A batter drawing a walk is a good thing. If you have seen the movie or read the book, Moneyball, you know that Oakland Athletics’ general manager Billy Beane is a big advocate of hitters drawing walks. His philosophy is that you need runners to get on base for hitters to drive them in to score runs. One thing Beane does not have to worry about though is his pitchers having to hit.
Drawing a walk is typically a good thing. Most coaches will tell you the cliché that a walk is as good as a hit. Although it doesn’t help a hitter’s batting average to draw a walk, it does increase his on-base percentage. Having a runner on base is always a good thing since it means the offense is 90 feet closer to scoring a run. Or is it?
When a pitcher is on-deck to hit, the defense usually has an option to pitch around the current batter to force the pitcher to hit. Unless the bases are loaded with nowhere to put another runner, an open base with the pitcher hitting next means there is a likely chance the pitcher will reach the batter’s box. If it is late in a game or close enough to where a team can’t afford to have a pitcher swing the bat, they could opt for a pinch hitter.
So when is a walk not as good as a hit? When the pitcher is on deck with two outs and the bases aren’t loaded. It may load the bases, but the odds of those runs scoring are greatly diminished.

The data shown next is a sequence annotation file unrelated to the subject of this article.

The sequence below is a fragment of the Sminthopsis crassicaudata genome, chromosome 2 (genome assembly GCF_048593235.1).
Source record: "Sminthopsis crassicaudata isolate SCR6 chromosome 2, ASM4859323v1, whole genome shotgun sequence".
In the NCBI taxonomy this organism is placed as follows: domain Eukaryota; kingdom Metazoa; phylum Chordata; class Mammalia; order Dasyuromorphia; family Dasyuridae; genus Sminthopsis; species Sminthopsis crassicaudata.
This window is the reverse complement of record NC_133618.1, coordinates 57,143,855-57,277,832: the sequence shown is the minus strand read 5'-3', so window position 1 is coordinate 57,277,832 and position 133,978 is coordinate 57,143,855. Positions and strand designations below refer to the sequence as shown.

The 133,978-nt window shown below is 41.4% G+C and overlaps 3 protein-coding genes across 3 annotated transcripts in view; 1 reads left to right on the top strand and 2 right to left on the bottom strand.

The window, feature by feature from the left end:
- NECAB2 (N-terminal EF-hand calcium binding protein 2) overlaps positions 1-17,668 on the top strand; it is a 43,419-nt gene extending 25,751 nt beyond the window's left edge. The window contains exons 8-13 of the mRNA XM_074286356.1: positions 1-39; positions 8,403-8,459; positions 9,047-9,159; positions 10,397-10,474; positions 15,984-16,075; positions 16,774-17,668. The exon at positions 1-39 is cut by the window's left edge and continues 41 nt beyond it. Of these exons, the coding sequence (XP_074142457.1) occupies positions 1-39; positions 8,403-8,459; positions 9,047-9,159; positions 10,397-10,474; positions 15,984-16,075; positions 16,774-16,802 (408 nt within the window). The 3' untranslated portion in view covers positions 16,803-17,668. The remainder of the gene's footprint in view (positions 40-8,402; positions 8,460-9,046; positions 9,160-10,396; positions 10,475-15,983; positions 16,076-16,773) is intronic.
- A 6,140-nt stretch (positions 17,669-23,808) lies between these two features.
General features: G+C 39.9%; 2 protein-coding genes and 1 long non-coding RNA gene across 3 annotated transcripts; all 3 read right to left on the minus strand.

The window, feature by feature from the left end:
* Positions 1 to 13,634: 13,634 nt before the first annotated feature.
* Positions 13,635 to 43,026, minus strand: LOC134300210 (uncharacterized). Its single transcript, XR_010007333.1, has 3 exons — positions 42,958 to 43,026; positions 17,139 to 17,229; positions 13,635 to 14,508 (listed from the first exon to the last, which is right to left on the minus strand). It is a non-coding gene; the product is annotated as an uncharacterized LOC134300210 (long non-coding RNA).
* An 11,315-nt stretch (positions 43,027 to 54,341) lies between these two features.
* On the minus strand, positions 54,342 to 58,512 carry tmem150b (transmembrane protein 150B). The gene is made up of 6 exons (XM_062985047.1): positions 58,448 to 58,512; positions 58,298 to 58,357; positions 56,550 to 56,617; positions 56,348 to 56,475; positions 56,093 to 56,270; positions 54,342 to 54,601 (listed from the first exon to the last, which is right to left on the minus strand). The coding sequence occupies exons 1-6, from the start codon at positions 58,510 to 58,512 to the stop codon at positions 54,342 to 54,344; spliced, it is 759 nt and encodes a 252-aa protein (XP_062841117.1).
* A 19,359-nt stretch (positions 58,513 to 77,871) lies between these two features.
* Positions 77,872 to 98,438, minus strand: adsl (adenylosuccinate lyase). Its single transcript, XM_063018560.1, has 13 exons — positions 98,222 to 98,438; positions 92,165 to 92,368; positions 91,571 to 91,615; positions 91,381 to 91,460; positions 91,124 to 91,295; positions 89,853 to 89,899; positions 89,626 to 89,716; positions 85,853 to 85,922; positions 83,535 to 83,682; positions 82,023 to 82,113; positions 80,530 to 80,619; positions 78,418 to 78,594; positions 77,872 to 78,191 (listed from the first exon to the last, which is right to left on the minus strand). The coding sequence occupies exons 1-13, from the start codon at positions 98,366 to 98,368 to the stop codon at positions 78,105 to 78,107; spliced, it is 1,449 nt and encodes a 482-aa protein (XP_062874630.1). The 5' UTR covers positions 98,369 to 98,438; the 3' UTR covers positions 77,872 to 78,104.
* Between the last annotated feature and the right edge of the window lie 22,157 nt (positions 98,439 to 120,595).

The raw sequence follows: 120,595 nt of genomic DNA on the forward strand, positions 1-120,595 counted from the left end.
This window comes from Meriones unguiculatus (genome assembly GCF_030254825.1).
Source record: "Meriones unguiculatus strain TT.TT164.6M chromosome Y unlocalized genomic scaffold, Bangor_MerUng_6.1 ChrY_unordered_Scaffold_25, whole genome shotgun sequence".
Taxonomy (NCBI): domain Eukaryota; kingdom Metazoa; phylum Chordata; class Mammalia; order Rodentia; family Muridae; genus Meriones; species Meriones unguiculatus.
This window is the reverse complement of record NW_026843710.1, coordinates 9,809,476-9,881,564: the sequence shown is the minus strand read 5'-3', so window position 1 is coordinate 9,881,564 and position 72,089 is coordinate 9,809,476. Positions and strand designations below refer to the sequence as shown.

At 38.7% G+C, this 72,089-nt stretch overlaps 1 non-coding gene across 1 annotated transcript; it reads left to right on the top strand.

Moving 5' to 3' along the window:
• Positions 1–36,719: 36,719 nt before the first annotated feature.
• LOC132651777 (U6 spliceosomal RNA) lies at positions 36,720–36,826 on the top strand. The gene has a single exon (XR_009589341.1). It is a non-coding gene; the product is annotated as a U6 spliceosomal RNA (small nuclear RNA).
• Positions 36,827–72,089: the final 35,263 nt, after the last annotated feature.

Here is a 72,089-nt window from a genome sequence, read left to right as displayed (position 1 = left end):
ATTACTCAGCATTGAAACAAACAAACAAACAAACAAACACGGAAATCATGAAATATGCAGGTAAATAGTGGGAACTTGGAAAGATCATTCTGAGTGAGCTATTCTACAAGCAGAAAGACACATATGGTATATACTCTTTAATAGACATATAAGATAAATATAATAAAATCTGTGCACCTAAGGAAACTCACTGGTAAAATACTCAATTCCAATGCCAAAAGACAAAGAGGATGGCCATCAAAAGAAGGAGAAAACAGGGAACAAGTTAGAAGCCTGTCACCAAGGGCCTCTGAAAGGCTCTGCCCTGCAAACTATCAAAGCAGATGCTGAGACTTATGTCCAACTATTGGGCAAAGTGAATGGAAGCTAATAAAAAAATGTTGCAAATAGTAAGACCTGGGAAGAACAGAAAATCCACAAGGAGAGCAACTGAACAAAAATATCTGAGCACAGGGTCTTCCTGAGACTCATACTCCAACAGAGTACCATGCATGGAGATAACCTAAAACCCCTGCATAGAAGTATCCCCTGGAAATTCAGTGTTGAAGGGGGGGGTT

Can pitchers come through in the clutch when hitting? Of course. Pitchers have batting averages too, as well as RBIs and an even an occasional home run. However, I think most coaches would rather have a position player swinging at a borderline pitch trying to put the ball in play rather than have him draw a walk and leave it up to the pitcher to help himself out.
Although there is a smaller chance of scoring a run with a pitcher hitting rather than a position player, you don’t want a player swinging at balls in the dirt on 3-0 just to get another pitch. If he strikes out, then you are left with the pitcher leading off the next inning. Either way, it is not a good outcome for the team trying to score. Pitchers are pitchers for a reason – they get paid to throw the ball, not hit it.
If Billy Beane were the GM of a National League team, his philosophy on walks might change a little bit. Walks create opportunities to score by putting men on base. But if you put a position player on base and leave it up to the pitcher to drive them in, that team probably isn’t going to lead the league in runs scored. Beane could possibly use pinch hitters early in the game for pitchers; he might even opt to use one every time unless there is an opportunity for a sacrifice bunt.
Walks are offensively productive, but make sure you know who is hitting behind you before looking for a walk just because there are three balls in the count.